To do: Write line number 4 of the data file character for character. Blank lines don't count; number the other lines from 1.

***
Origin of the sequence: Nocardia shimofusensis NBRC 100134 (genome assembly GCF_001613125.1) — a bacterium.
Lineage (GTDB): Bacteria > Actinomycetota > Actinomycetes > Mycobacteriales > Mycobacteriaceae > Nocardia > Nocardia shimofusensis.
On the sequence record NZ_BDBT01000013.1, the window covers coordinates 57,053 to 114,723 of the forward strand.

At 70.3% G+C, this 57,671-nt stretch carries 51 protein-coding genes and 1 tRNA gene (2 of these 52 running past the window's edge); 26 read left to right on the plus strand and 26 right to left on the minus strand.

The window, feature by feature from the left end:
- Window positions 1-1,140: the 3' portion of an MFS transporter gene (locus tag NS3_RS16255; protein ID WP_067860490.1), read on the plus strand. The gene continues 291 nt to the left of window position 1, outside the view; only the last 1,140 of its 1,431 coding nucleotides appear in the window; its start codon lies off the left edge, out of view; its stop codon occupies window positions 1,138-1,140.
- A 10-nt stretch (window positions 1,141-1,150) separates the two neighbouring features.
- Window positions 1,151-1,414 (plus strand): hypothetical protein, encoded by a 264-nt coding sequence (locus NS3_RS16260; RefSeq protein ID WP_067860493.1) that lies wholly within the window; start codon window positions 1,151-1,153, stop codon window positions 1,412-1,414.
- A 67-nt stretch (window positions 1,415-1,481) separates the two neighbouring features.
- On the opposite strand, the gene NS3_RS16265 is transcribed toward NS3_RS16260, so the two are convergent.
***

At 70.3% G+C, this 57,671-nt stretch carries 51 protein-coding genes and 1 tRNA gene (2 of these 52 running past the window's edge); 26 read left to right on the plus strand and 26 right to left on the minus strand.